• Internal links among the shareholders, internal links among the directors and the facts whether any proxy holder is appointed or whether there is any person acting in concern;
  • Whether any material business links or cooperation agreement exists among the parties concerned.
Sole Control and Joint Control

MOFCOM for the first time introduces “sole control” and “joint control” in the revised Guiding Opinions. Further, MOFCOM confirmed that a concentration is formed if a newly established joint venture is jointly controlled by its shareholders. However, if a newly-established joint venture is solely controlled by one shareholder and other shareholders do not have any control power in the newly-established joint venture, the establishment of the joint venture does not form a concentration and, consequently, no merger notification needs to be filed with MOFCOM.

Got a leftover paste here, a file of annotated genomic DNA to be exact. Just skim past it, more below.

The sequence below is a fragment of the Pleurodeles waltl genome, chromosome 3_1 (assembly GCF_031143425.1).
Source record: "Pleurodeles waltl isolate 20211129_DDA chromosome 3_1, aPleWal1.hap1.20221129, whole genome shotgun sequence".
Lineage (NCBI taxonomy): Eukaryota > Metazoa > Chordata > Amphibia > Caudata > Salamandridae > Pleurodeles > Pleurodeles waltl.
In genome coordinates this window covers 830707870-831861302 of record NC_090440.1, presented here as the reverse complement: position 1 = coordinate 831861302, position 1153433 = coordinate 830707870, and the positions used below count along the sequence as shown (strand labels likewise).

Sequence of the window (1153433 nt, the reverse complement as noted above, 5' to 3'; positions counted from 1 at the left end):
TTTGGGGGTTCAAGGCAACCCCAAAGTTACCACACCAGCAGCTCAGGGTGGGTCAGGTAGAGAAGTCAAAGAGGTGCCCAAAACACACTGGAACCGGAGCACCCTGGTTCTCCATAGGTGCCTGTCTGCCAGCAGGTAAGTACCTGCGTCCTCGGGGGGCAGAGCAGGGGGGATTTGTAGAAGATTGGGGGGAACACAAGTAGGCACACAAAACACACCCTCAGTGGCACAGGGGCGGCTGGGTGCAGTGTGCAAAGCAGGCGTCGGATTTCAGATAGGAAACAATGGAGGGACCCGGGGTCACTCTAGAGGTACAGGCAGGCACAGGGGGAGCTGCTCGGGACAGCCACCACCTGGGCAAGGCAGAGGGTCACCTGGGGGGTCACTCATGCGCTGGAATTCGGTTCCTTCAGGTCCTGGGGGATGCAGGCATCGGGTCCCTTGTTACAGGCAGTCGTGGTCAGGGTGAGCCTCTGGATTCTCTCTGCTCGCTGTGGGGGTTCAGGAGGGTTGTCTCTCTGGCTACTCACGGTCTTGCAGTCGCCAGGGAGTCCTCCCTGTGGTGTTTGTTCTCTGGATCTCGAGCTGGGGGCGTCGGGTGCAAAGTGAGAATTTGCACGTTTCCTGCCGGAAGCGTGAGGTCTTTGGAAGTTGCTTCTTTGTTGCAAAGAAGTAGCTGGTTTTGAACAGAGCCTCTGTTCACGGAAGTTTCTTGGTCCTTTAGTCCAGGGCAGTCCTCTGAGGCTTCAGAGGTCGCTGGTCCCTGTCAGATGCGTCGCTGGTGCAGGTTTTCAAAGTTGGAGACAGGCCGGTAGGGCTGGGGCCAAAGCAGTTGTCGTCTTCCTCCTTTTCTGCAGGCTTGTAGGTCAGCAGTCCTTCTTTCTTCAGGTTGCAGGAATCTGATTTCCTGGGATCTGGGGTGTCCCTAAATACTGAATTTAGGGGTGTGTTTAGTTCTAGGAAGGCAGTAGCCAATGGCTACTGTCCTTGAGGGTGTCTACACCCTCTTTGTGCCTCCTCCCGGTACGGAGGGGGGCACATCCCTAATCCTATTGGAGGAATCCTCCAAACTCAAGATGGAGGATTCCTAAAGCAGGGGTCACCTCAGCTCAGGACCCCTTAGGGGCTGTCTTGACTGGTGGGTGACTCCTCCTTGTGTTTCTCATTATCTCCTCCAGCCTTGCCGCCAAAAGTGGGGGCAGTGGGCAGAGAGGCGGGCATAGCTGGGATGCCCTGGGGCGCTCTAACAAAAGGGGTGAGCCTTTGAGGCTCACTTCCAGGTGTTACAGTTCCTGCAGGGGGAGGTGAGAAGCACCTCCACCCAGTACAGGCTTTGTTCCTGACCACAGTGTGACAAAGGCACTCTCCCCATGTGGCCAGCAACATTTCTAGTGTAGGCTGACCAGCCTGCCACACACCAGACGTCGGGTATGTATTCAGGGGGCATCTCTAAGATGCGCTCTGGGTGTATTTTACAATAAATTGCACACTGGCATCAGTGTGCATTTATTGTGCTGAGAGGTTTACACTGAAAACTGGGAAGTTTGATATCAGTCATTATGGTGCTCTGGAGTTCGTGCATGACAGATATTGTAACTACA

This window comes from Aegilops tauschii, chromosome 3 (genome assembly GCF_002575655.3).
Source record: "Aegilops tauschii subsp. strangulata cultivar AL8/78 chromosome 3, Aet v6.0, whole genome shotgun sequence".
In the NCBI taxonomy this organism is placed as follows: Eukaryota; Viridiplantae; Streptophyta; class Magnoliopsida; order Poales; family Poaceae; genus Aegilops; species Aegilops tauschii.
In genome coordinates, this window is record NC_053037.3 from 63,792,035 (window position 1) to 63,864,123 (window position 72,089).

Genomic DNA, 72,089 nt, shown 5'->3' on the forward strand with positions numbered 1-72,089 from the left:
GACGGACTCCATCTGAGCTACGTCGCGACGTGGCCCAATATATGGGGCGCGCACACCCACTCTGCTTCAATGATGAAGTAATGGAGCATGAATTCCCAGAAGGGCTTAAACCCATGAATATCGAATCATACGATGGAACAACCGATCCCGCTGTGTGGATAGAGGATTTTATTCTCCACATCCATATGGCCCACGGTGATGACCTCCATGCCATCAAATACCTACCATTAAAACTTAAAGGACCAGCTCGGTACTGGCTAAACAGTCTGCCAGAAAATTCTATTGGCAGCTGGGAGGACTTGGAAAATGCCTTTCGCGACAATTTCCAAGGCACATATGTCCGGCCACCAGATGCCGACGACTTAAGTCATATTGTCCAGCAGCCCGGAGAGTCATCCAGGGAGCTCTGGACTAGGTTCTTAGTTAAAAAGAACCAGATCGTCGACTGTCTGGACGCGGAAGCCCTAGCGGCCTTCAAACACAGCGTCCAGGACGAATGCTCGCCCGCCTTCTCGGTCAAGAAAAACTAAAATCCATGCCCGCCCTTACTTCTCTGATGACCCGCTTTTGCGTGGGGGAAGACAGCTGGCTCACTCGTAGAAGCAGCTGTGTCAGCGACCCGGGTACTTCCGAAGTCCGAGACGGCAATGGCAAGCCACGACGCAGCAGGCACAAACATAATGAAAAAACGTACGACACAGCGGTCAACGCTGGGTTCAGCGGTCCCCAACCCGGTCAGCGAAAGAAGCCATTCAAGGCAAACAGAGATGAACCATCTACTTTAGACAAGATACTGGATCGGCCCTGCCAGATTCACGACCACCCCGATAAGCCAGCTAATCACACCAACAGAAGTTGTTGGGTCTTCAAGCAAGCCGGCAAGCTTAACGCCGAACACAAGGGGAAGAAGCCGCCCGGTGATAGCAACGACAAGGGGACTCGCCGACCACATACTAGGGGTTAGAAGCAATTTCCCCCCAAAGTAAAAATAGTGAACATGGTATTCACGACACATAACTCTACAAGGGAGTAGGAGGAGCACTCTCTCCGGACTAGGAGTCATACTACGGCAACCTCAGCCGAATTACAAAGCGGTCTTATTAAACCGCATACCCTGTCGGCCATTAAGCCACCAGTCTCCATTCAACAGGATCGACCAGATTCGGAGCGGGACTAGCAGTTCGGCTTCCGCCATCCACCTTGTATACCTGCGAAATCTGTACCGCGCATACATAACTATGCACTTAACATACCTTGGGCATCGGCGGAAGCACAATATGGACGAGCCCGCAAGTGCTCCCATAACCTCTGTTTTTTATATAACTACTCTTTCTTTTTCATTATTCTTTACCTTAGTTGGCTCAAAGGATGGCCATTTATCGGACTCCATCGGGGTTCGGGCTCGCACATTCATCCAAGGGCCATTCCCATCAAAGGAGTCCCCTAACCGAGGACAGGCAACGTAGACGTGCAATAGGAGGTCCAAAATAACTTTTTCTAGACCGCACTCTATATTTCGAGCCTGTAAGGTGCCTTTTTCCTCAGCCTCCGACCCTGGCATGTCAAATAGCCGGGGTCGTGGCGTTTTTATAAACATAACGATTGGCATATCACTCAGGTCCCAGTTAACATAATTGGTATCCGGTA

Who are the Parties to the Concentration?

This question is important to determine whose turnover must be considered when calculating the notification thresholds. According to the revised Guiding Opinions, the parties to the concentration are not always the same as the parties to the transaction. In practice, the parties to the transaction in an equity or asset acquisition project usually refer to the buyer and the seller. However, the parties to the concentration in the same transaction only refer to the buyer and the target if the seller will lose the control over the target after closing the transaction. In the latter case, only the turnovers of the buyer and the target will be considered when calculating the notification thresholds. Among them, the turnover of the target will be calculated in case of an equity acquisition. The turnover that is attributed to the transferred assets will be calculated in case of an asset acquisition. In addition, MOFCOM clarified in the revised Guiding Opinions that two or more transactions that take place within a two-year period between the same business operators shall be treated as one and the same concentration arising on the date of the last transaction.